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Updated 06/20/2013


The Borders Wizard

The Borders of Scotland is an area steeped in folklore and fantastic stories of fairies and magical goings-on. One such tale is firmly based around a real historical personage - a remarkable man, whether or not you believe the more incredible stories about him. He is Michael Scott - the infamous Borders Wizard.

Through his studies of arcane books Michael is supposed to have tamed demonic forces to his will. His most famous act of wizardry was the reputed splitting of the Eildon Hills into the three peaks that can be seen today towering above the town of Melrose.

He is also credited with the power of prophesy - a gift which haunted him throughout his life. His gift led him to foretell his own death - that he would be killed by a small pebble falling on his head. To avoid his fate Michael had a steel helmet made which covered the crown of his head. However, one day as he attended mass he removed his helmet and, sure enough, a small stone fell from the church ceiling, striking him on the head. He knew that his fate had caught up with him, that it was inescapable - he rapidly descended into a sickness which killed him shortly afterwards.

However, Michael Scott's reputation is much maligned: perhaps suffering from Medieval superstition. He was, in fact, one of the most famous monastic intellectuals of the 13th century, and was even hired to tutor the Holy Roman Emperor, Fredrick II. So skilled was he at translation that his services were sought after by the Pope.

In the great Moorish library of Toledo, Scott translated Aristotle's texts on natural sciences from Arabic into Latin. He was also skilled in Hebrew, mathematics and medicine, and brought much of the knowledge of the East to Christendom.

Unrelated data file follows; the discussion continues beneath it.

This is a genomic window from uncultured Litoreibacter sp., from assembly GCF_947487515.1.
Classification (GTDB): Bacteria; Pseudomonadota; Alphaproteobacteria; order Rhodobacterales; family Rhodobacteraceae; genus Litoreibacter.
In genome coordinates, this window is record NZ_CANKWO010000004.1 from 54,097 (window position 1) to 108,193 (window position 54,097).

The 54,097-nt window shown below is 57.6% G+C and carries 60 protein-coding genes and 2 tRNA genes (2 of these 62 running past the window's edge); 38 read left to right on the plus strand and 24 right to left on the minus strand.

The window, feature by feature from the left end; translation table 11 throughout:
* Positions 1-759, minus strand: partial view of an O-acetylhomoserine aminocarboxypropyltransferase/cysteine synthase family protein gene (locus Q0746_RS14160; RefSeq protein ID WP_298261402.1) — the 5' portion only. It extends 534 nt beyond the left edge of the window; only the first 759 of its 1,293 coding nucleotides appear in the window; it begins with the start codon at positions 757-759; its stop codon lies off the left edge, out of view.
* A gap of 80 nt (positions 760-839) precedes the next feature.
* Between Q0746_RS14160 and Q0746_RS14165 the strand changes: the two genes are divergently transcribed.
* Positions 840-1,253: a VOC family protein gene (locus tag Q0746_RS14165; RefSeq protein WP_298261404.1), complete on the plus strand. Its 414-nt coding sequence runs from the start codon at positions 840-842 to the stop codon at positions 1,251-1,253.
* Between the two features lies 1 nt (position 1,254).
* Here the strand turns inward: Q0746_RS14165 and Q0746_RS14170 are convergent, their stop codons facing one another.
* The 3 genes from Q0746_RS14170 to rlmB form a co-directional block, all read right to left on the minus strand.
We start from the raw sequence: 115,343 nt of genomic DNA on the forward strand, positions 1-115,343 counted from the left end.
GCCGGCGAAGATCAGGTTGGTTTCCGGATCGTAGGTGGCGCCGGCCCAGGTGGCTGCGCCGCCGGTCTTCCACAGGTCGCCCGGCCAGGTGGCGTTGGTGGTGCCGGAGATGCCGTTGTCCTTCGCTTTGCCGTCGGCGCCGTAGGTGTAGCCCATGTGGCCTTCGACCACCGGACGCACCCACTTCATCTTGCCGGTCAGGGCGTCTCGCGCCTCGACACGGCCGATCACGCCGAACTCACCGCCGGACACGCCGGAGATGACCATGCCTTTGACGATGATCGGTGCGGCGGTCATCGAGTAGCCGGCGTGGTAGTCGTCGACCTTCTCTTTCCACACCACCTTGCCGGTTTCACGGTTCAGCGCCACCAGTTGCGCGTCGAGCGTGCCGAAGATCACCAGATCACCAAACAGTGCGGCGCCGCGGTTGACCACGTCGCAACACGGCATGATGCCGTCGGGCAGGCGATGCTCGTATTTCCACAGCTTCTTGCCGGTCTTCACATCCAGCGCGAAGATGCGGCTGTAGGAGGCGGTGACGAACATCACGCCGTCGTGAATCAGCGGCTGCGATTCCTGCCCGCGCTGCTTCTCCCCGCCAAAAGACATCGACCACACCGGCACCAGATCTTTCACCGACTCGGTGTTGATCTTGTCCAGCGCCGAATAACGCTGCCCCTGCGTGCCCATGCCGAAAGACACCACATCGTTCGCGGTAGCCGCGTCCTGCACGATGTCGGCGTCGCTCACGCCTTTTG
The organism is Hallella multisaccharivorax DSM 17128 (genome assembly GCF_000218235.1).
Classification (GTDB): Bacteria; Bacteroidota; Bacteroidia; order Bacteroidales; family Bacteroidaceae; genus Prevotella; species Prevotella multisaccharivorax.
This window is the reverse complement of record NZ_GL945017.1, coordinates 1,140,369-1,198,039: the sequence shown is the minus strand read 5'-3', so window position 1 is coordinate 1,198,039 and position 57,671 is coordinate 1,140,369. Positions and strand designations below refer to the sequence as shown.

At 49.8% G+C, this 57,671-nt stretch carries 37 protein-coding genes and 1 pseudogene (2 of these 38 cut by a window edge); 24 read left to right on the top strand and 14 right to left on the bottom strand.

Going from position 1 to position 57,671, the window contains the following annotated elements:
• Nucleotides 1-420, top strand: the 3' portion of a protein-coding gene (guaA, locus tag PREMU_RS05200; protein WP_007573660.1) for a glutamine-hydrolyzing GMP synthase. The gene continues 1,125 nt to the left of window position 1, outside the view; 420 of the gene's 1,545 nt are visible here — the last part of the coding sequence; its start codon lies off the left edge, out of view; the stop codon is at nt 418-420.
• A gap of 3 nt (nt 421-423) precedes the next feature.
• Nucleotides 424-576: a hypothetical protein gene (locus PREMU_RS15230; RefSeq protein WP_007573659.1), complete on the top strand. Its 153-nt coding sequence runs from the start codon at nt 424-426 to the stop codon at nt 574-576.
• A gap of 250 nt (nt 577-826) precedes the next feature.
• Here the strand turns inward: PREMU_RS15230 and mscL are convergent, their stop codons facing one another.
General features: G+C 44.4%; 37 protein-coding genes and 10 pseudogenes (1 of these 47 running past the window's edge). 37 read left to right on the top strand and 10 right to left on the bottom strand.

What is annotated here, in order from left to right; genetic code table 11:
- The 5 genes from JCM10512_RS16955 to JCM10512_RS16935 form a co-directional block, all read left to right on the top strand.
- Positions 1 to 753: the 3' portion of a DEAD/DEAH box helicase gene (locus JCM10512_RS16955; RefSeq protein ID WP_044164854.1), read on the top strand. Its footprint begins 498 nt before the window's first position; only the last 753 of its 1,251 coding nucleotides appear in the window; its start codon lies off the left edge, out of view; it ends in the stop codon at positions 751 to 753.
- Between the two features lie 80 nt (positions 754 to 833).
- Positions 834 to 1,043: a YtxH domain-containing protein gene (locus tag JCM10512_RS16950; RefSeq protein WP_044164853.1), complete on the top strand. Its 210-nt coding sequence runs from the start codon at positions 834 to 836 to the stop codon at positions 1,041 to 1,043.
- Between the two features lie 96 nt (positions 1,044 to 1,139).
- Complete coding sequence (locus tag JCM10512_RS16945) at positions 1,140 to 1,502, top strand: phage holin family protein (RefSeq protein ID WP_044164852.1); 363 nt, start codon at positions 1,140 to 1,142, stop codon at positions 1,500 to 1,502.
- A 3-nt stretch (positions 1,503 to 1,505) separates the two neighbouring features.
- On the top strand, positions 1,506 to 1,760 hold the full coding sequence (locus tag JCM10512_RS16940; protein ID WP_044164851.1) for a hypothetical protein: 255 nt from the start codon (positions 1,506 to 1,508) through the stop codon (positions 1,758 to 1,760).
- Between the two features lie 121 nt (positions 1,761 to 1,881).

Quite how Michael became known as a wizard is unknown, but perhaps it was through his translation of an Arabic book called 'The Secret of Secrets'. This was a time when people distrusted knowledge from the east: the Crusades were within people's memories and this type of knowledge was the knowledge of the infidel. So, Michael, as a Christian, with knowledge of these matters, may have been treated with awe by the common people.

According to Sir Walter Scott, writing several hundred years later, Michael was buried, with his books of magic, near a cross at Melrose Abbey - the cross driving away the wizard's demonic followers.

'I buried him on St Michael’s night,
When the bell toll’d one, and the moon was bright,
And I dug his chamber among the dead,
When the floor of the chancel was stained red,
That his patron’s cross may over him wave,
And scare the fiends from the Wizard’s grave.’